Christopherson Column: Christmas miracles, one cute little fuse at a time
Perhaps the Christmas tree during this holiday season carries more meaning than it would in what one might call a more normal Christmastime. We’re all abundantly aware that “normal” got shoved with barbaric ferocity into the wood-chipper last March, and the year 2020 in the months since has only gotten ground more into pulp.
The history of the Christmas tree has everything to do with green, the color of life. People were drawn to trees like conifers that stayed green all year long, even in the darkest, coldest, bleakest winters. The hearty green tree was a reminder that soon the sun would be higher in the sky and provide greater warmth, and that other plant life would blossom and, perhaps most important, return to their green glory, too.
Given all that life-fulfilling lore, it feels a bit strange that every holiday season millions of beautiful conifers that have been meticulously pruned throughout their entire existence for the sole purpose of bringing humans joy at Christmas are cut down in order to be sold to people to enjoy for a few short weeks, and then, dry and dead, tossed to the curbside to be unceremoniously disposed of.
Hey, thanks for the memories!
But that depressing life-cycle doesn’t make me any less of a Christmas tree lover. Same goes for my wife. We always get a real, live tree. And when it’s been offered, we’ve always gone to the Rydell/Glacial Ridge Wildlife Refuge to cut down conifers weeks before Christmas. Non-native to the land on which they sit, the super-nice people at the refuges want them removed, so it all makes strange sense in a whole circle-of-life way.
Limited by an eight-foot ceiling in the living room, we have to compensate for our height challenges with tremendous girth. (I’ve pushed the envelope before, as the petrified remnants of conifer tree wax stuck to our ceiling would attest.) We’ve mounted trees that fill our entire picture window, and my devoted, determined wife, when we’ve been able to cut these wild, non-pruned trees, spends hours wrapping every single branch with white lights. This is serious dedication we’re talking about…like, red, irritated, scratched and even bloody hands when she’s all finished dedication. The total light tally is usually in the 2,000 range.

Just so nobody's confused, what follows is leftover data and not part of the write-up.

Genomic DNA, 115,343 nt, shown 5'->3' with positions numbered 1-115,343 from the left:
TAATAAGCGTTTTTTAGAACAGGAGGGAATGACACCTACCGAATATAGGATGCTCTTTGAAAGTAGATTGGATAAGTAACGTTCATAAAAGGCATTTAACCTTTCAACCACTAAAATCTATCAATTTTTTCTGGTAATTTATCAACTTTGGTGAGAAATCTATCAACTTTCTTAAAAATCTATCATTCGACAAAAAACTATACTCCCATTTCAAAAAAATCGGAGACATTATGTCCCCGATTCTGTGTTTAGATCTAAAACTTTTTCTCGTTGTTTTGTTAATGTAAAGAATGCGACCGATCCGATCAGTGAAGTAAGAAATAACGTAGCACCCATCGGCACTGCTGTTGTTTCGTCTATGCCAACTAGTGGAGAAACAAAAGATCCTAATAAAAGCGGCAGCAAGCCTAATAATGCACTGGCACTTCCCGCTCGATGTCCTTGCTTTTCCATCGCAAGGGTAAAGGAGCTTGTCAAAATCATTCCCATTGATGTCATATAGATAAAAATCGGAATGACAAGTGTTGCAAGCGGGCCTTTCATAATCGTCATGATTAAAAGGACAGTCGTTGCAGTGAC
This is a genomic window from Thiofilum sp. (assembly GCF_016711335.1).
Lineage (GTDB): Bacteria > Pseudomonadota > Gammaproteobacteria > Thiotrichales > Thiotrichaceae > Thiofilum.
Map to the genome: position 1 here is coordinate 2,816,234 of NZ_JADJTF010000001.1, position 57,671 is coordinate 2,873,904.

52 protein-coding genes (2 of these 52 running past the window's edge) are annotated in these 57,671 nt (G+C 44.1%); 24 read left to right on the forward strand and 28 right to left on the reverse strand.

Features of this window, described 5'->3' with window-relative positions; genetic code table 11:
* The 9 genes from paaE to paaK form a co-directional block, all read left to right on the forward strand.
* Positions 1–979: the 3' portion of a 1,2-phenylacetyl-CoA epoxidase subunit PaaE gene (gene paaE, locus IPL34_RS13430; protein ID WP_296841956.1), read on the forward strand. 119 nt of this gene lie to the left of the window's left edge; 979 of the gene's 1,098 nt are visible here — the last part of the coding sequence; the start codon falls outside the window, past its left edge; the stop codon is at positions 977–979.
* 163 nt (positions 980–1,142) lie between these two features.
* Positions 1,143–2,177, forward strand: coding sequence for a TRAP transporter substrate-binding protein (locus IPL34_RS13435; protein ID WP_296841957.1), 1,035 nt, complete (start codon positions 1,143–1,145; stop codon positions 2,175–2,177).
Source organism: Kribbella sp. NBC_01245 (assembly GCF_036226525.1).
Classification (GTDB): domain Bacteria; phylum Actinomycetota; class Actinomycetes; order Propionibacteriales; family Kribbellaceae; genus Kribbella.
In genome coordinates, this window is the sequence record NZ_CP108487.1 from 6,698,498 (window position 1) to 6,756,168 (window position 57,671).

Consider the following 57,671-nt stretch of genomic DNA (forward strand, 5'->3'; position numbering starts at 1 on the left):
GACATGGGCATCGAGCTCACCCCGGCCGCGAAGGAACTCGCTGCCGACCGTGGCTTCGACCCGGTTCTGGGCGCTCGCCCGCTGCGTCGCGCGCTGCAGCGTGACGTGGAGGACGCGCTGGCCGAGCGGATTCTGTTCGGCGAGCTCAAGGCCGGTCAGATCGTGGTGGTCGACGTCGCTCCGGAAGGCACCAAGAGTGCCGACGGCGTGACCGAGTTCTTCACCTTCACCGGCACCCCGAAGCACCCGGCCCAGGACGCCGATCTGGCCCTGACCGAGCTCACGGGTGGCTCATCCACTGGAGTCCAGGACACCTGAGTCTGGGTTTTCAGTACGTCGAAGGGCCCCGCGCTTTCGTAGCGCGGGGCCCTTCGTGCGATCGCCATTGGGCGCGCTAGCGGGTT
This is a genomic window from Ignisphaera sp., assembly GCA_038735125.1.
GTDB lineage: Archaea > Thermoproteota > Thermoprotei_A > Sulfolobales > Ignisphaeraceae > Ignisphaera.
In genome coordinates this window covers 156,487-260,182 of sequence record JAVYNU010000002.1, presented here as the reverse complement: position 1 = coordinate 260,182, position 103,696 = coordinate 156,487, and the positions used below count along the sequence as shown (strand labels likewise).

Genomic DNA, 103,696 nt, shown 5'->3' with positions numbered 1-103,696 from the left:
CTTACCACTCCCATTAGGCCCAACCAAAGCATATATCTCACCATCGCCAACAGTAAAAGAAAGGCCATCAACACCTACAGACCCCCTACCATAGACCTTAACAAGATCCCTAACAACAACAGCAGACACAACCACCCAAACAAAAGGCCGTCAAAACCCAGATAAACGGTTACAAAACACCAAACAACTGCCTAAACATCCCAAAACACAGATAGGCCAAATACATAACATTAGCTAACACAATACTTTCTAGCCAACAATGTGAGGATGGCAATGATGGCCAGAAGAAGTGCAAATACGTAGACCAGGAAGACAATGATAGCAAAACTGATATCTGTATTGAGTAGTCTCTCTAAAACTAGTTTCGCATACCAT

There was no Christmas tree cut event at the refuge this year, so we made the much less involved trek north on Highway 75 for a couple miles to chat with the Parnows and pick out one of their manicured trees. This year’s tree is so perfect it almost looks like an equilateral triangle. But it doesn’t fill the window; still, we managed to get more than 2,000 lights on this year’s lil’ conifer-that-could.
Christmas tree lights themselves are wonderful, inspiring little stories. Over the decades, Christmas tree light technology has improved by leaps and bounds, and yet a string of lights remains so dirt cheap, if you do a plug-in test before you uncoil a string you used previously and it doesn’t light up, you shrug your shoulders, toss it in the trash, and move onto the next string. If a bunch of strings funk out on you, it’s a quick trip to the store and a few minutes later you return maybe $20 lighter in the wallet with 1,500 more lights in hand.
Well, I should clarify, that’s not me, exactly. I’m a Christmas tree light whisperer. A real zen-master.
My wife, puffy, throbbing red fingers and all, tosses aside a dead string, and I spring into action. But long gone are the days of screaming to the heartless Christmas tree light gods, when one blown light would deaden an entire string. The extra lights provided with today’s strings are only if you want your strings to blink or chase.
The fuses, two adorable little things tucked into their tiny green plastic beds inside the male-ended plug-in, are my specialty. When a string won’t light and my wife coldly tosses it aside with alarming ambivalence, I grab a steak knife, peel the little protective cover off the fuses – it’s like opening a microscopic garage door – and gently pop them out with the knife blade, one at a time. Then I hold each one up to a light on our overhead range vent, and without fail, the little plastic tube on one of the fuses protecting its intricate infrastructure is just a bit cloudy and opaque, and not entirely clear, as it should be.
It’s blown. I say a few kind words – quietly and to myself of course; I don’t want my wife to think I’m nuts – before gently placing the tiny tube that sacrificed so much in the trash receptacle in the pantry closet. I introduce the replacement fuse to his/her mate who’s still going strong, put them back to bed, and then it’s moment-of-truth time.
I plug the string in, and it lights up, brilliantly reborn and with renewed purpose.
Christmas magic? A Festivus miracle? It’s probably a little of both, just as it should be, especially this twisted holiday season.